George Washington Glasscock

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George Washington Glasscock (April 11, 1810 – February 28, 1868) was an early settler, legislator, and businessman in Texas.

He was born in Hardin County, Kentucky, near the same area where Abraham Lincoln was born. In 1830, he went to St. Louis and from there to Springfield, Illinois, where in 1832 he was a partner of Abraham Lincoln in flatboating on the Sangamon River. He also fought in the Black Hawk War in Illinois where he was a Lieutenant and Abraham Lincoln was a private under his command. They were mustered into service by then Lt. Robert Anderson of later fame as Major Robert Anderson in command of Fort Sumter at start of Civil War. Lincoln became a surveyor for Sangamon County and Glasscock was a surveyor in Texas but it is not known if the two learned their surveyor skills together. George's sister stayed in Illinois and married a friend of Lincoln's law partner, Herndon. His sister's husband is quoted as saying he had received a letter from George in 1865 and that he stated Lincoln had pardoned him.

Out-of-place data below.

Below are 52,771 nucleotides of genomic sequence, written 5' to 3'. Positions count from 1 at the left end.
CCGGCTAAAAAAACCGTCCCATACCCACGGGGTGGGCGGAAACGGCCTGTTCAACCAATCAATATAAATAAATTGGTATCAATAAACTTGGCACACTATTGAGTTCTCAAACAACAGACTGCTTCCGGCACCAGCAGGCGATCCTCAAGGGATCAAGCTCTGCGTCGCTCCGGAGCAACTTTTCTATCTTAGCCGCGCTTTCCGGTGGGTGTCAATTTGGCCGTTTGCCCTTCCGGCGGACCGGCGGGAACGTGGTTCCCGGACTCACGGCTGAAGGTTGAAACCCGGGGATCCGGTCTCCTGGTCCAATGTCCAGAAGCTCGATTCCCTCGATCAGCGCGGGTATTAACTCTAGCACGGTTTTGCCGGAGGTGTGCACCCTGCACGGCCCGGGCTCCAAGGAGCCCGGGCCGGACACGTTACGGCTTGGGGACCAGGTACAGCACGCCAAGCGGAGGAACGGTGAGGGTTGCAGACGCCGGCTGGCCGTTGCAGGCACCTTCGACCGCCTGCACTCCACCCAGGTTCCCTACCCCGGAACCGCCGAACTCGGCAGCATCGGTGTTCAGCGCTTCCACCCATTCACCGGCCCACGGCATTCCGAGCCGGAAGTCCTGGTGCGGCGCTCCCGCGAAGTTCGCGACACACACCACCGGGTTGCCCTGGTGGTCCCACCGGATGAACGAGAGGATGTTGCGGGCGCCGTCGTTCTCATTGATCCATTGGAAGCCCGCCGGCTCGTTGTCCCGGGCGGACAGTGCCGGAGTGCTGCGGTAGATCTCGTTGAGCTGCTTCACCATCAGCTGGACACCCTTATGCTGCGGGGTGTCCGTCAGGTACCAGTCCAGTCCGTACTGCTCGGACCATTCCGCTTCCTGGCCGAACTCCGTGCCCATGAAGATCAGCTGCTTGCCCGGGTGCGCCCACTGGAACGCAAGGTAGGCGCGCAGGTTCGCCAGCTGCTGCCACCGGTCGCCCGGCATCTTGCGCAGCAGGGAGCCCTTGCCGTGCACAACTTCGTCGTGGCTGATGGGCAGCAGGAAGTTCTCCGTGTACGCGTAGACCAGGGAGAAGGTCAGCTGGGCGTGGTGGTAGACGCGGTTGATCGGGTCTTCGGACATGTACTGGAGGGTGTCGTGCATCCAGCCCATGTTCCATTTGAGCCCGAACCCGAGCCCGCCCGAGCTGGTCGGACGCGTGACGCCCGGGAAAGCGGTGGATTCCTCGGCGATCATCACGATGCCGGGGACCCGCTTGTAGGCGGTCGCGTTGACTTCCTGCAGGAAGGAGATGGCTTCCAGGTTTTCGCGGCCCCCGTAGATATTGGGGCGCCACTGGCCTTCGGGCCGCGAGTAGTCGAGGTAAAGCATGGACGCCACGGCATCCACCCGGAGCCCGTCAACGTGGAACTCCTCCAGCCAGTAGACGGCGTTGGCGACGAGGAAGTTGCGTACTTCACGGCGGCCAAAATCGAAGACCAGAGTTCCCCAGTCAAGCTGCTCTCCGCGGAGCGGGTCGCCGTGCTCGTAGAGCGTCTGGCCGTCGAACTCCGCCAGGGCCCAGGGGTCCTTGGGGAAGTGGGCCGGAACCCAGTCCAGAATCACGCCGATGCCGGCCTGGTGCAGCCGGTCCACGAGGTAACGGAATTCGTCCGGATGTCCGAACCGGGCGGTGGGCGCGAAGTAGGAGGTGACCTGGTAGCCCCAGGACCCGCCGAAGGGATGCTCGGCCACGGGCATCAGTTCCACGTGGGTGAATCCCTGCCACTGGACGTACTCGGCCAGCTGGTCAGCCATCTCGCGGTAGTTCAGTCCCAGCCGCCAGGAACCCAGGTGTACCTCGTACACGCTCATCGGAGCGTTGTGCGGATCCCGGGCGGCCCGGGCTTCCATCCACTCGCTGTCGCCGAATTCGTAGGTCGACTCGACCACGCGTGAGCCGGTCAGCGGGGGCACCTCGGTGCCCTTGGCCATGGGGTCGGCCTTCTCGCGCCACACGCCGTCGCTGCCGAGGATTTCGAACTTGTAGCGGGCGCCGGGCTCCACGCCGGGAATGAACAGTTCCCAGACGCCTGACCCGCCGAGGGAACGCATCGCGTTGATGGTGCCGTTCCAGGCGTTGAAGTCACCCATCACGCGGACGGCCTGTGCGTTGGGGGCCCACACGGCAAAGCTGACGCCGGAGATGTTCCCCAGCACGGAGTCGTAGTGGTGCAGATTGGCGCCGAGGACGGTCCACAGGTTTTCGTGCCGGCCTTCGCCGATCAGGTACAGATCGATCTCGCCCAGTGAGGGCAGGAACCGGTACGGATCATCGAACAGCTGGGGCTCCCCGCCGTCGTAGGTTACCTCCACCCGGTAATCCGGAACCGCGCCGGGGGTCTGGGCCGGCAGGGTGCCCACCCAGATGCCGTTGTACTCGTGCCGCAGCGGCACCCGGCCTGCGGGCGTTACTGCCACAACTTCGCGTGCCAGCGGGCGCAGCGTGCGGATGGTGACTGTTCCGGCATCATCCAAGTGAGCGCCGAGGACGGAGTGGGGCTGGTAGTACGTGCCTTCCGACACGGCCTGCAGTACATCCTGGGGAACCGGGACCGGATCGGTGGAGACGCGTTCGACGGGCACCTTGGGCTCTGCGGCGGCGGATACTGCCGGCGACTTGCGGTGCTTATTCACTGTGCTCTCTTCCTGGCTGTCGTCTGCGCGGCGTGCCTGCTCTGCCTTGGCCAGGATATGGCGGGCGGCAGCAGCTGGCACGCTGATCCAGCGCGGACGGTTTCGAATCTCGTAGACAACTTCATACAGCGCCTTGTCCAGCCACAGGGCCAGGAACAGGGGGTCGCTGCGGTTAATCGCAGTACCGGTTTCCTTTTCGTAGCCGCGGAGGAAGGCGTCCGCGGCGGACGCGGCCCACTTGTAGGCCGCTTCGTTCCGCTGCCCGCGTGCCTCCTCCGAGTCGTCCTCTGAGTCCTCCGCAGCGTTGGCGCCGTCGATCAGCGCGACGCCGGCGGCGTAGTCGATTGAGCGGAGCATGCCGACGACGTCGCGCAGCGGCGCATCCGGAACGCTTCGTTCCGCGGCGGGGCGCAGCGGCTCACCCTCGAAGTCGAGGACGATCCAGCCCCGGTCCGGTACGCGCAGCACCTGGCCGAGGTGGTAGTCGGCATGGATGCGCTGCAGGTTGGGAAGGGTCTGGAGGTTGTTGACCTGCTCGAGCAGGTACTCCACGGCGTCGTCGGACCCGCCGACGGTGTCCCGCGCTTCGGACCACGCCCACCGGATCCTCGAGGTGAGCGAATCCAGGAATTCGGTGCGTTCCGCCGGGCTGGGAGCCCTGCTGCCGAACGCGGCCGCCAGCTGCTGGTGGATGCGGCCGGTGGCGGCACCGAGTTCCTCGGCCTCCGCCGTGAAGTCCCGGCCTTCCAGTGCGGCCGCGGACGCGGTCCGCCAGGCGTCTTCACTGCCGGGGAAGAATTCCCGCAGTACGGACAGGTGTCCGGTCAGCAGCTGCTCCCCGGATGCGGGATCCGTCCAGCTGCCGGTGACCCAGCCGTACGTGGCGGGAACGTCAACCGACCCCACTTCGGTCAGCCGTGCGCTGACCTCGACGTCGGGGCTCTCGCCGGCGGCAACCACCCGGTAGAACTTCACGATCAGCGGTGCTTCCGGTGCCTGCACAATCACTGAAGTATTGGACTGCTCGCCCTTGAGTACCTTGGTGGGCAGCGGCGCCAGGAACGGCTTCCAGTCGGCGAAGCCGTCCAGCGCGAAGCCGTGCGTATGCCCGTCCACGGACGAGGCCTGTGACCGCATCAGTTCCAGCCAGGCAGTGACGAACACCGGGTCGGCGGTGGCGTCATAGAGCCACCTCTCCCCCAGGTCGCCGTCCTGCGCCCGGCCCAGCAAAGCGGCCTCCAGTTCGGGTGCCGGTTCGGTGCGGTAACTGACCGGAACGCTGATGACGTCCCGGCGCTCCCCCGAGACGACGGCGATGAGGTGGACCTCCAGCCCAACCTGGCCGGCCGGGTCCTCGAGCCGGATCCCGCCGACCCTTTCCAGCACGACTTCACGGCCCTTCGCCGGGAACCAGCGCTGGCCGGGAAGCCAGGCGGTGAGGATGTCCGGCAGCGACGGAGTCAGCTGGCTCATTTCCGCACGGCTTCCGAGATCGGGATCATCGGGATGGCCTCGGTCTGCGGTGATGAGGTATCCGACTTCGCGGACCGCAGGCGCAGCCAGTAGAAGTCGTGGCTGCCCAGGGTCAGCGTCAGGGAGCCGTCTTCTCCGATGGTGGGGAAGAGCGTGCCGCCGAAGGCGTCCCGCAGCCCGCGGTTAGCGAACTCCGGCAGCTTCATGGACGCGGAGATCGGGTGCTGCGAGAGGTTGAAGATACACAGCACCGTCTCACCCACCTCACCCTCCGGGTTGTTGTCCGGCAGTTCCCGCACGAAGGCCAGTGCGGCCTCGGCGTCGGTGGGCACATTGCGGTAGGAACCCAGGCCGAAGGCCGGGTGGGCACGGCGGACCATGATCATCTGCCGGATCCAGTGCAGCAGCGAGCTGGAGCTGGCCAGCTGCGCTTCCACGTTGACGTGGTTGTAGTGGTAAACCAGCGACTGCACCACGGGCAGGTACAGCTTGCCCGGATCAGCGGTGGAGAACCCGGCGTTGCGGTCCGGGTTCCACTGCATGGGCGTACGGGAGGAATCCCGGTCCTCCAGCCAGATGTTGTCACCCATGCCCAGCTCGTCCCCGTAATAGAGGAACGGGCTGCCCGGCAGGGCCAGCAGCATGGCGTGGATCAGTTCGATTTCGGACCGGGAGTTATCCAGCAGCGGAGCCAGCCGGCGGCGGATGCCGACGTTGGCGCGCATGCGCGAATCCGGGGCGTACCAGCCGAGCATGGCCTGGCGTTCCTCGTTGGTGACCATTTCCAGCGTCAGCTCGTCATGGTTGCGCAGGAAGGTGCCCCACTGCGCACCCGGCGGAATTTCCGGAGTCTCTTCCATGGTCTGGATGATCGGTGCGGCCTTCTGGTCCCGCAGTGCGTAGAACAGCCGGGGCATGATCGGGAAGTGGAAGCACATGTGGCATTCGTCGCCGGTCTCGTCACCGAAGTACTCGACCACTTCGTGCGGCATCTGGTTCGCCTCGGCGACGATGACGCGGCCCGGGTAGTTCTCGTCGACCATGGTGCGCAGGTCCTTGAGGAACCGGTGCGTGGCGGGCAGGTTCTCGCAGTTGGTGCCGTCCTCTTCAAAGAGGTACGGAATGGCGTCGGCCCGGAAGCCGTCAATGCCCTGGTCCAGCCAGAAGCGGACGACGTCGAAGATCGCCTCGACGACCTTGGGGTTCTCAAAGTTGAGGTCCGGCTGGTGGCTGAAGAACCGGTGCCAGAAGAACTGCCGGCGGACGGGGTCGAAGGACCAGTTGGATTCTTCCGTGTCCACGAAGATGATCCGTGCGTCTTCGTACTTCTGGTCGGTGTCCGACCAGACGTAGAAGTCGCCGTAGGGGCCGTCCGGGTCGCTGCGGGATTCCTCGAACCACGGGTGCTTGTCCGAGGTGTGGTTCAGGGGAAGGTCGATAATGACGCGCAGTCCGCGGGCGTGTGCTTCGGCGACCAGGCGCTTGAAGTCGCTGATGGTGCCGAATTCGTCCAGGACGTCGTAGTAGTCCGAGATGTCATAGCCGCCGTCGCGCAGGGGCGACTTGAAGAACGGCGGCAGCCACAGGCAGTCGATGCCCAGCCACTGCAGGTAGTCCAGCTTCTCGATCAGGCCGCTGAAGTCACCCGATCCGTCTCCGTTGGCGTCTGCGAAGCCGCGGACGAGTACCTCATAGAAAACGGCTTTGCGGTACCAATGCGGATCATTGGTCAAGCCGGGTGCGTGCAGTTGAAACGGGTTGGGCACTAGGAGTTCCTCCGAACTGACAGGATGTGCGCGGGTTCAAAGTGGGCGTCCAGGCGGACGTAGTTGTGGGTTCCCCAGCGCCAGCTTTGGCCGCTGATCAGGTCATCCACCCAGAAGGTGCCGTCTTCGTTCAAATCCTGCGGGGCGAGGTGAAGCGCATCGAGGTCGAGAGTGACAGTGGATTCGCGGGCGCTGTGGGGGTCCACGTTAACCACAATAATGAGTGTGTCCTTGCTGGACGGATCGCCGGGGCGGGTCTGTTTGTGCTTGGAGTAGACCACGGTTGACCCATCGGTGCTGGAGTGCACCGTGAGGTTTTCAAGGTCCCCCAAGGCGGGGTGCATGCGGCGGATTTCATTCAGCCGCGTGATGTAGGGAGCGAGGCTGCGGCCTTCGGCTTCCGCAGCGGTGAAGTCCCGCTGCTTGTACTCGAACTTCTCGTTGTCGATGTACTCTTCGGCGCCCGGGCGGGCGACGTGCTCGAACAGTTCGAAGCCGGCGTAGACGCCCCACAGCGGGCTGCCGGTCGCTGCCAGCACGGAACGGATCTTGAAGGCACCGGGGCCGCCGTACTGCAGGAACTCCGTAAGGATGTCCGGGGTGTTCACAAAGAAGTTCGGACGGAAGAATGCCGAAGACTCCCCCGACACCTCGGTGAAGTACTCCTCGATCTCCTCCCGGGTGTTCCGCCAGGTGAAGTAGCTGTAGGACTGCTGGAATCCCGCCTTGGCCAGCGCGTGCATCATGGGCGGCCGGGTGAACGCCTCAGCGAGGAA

In September 1834, he moved to Texas and settled first at Zavala, where he was in business with Thomas Byers Huling and Henry W. Millard. Glasscock was with James Chesshire's company in the Grass Fight and Siege of Béxar. He was a surveyor and many land titles in Central Texas especially near the San Gabriel Rivers were surveyed by him. In a letter to his brother in 1838 he tells him he should come to the San Gabriel area as "the land is cheap and the Indians has not killd me yet".

In 1840, he moved to Bastrop County, Texas and four years later to Travis County. In 1846, he moved yet again to the Williamson County area, where Glasscock helped to organize the county and donated 172 acres (3.9 km²) for the county seat, Georgetown, Texas, which was subsequently named for him.

In 1853, he returned to Travis County. He represented Travis and Williamson counties in the Tenth and Eleventh Texas Legislatures and was one of the managers of the State Lunatic Asylum during the gubernatorial administrations of Sam Houston, Edward Clark, Francis R. Lubbock and Pendleton Murrah. During the American Civil War, he served with the 33rd Texas Cavalry. As a result of his interest in wheat growing, Glasscock built the first flour mill in what was then western Texas. He was an early member of Austin's First Baptist Church and was a Mason. He continued to live in Austin until his death on 28 February 1868. He died when he was thrown from a mule on his land near Webberville. He is buried in the Oakwood Cemetery in downtown Austin, TX.[1]

His son, George Washington Glasscock, Jr., was a State Senator in the Nineteenth, Twentieth and Twenty-first Texas Legislatures

Glasscock County[2] and Georgetown in Texas are both named in his honor.

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